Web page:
After a quick “rehearsal” at the Wedding Canyon (more on that later) – we had the groom’s dinner held at the “Garden Canopy”. The Garden Canopy is an oversized patio, with (you guessed it!) a canopy covering most of it. It seats a large number of people, and has some nice accent lighting. At the far end is a bird bath that reminds me of one of those serenity fountains. It drew all the children like a magnet. We ate “my kind” of groom’s dinner. Hamburgers (served “California” style) and Bratwurst! (Any kind of “coarse ground” meat served in “tube” format is A-O-K in my book! I have a strong desire to experiment with trying to make my own “tubed meat” – but that is a post for another time.) I did exercise another act of “civil disobedience” while at the dinner. I will refrain from talking about here, but those present know what I am talking about!

(I think “Civil Disobedience” will be added as a label, as I seem to have a “disobedient” streak (when it comes to civil issues…) I despise people who feel their agenda comes before my personal (and legal) liberties… I do not want to taint this Wedding post with my libertarian rhetoric, so I will step off my soap box high horse and get on with the original post now…)
The actual wedding ceremony was held at the White Pines Inn Wedding Canyon. Again, this was an old limestone quarry, and was drained and decorated to facilitate some very beautiful outdoor weddings. They have a man made pond in the center of the canyon, and it pumps back up the hill, and creates a lovely waterfall from the one wall, and then a small creek from the waterfall, back to the pond. There are gazebos, tents, canopies, flower beds, small bridges, and water features all over the canyon. It is truly a memorable experience! It’s hard to describe. I suggest checking out this LINK, and viewing the pictures and the “virtual tour(s)”.

Finally, the wedding reception was held at the Janssen Reception Hall. This too was wonderfully rustic appearing hall. It had hardwood plank flooring, timber beams, and was decorated in early American Log Cabin styling. We had a great time at the reception, and we even got the boys to dance the “dollar dance” with their new Aunt (it was like pulling teeth to get Jonathan to do it, but he finally gave in.) My camera’s memory card was full by this time and (to Jonathan’s relief) I did not get any pictures to “blackmail” him with. As the evening started winding down, my wife’s father (or, as I like to refer to him as - (yup, you got it!) my Father-in-law) broke out the Arturo Fuente Curly Head Maduro cigars (a vastly superior cigar than I am used to smoking). This was a perfect “wind down” to the whole event. Several of us stepped out to the cool night air, and fired up the cigars, and sat around the benches, enjoying the cigars.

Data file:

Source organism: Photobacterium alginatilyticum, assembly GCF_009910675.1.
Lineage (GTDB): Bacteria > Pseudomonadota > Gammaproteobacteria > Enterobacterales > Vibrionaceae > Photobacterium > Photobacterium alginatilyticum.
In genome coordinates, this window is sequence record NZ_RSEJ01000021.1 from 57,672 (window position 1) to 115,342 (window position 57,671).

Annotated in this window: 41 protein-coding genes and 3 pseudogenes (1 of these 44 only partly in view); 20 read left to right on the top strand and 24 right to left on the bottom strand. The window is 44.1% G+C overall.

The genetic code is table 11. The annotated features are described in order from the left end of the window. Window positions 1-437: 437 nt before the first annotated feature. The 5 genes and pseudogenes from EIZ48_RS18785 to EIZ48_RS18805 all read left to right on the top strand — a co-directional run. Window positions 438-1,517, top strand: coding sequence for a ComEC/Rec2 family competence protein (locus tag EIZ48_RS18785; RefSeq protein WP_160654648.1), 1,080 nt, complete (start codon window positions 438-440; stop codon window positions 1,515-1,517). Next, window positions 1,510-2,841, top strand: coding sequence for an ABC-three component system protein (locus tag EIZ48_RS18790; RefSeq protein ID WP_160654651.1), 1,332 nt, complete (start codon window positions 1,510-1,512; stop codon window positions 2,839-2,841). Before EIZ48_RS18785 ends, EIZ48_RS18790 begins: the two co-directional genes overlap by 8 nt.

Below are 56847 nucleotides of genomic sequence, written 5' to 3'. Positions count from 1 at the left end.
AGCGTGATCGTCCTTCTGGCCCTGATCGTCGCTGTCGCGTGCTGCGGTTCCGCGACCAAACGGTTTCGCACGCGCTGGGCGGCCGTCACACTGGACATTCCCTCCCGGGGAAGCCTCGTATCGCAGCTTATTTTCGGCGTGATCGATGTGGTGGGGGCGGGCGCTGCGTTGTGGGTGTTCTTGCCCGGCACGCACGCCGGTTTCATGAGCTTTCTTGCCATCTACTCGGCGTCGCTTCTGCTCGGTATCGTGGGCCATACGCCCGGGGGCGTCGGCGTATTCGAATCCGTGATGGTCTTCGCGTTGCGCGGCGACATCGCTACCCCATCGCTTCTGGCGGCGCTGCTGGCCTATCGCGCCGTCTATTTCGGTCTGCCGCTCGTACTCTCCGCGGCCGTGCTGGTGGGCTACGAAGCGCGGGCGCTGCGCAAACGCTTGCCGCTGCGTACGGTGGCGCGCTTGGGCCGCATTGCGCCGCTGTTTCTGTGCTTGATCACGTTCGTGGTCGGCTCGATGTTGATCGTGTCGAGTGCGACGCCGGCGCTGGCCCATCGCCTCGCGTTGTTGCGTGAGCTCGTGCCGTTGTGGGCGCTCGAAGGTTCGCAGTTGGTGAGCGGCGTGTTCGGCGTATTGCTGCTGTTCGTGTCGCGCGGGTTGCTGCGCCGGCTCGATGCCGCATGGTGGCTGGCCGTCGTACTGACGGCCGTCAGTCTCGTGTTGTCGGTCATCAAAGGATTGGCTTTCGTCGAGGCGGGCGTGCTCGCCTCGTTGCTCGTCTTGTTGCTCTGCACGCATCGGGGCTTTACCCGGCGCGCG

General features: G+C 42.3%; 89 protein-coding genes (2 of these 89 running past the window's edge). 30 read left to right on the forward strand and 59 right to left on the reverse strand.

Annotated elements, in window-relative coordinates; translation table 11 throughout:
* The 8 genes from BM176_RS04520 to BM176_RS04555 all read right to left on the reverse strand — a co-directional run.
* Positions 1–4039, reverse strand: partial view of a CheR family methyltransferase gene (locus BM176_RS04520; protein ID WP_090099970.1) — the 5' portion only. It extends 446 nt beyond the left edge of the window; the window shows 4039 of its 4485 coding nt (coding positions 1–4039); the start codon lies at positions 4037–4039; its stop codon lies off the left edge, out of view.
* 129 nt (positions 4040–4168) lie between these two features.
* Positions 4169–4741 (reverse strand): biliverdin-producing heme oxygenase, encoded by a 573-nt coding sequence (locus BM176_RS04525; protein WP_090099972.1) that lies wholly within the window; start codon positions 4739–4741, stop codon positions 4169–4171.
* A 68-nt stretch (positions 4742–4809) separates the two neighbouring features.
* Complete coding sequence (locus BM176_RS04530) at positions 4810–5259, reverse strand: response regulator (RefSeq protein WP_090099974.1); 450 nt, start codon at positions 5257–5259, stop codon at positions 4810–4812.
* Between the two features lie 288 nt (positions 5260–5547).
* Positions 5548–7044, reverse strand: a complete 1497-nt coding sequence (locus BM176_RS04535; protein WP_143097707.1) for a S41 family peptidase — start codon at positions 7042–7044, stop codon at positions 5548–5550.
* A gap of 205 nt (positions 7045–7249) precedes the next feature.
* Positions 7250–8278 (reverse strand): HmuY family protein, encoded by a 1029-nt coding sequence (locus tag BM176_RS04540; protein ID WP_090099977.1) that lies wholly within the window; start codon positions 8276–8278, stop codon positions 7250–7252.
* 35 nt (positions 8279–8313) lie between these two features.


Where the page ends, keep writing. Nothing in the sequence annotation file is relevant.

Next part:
A little background story regarding the cigar ritual… During our first two nights (around the campfire) Joe and I smoked some Backwoods cigars I brought along. The first night, Benjamin (the 19 year old or “oldest-of-five”) joking said he wanted to try one. No one commented, and I heard nothing more from him about it. The next night he again said he wanted to try one. This time I bit, and offered him one. He nervously chuckled and turned it down. The other boys started teasing him about being afraid (in true “younger sibling pressure” fashion), and asking him over and over why he did not want to try one… I quickly shut them down, and in all seriousness told them that if he did not want one, it was not right to push the issue. (See everyone… Believe it or not - Once and a while I DO have moments of "positive parenting"…) That night after showering, changing into our “pa-jammies” and (literally) walking into the bedroom to crawl into bed, Ben called me out, pulled me aside, and whispered (in a nervous voice) if I could hold on to the extra cigar so he could try it the next night… I chuckled, and told him I would. When “cigar hour” arrived at the reception, his grandfather offered him one of the premium Fuentes in place of the little Backwoods cigar I had saved for him. He partook in the cigar(hisfirst),and seemed to have weathered his way through it. At first he produced very little smoke, and the cigar appeared to be drawing very slowly. I re-clipped the end, and took a couple of deep hits off his cigar to really get it going. After my attempt to “enhance” his cigar, Ben’s first drag was followed with a “whoa – that IS strong”. After the fact, when asked, he claims to have enjoyed it.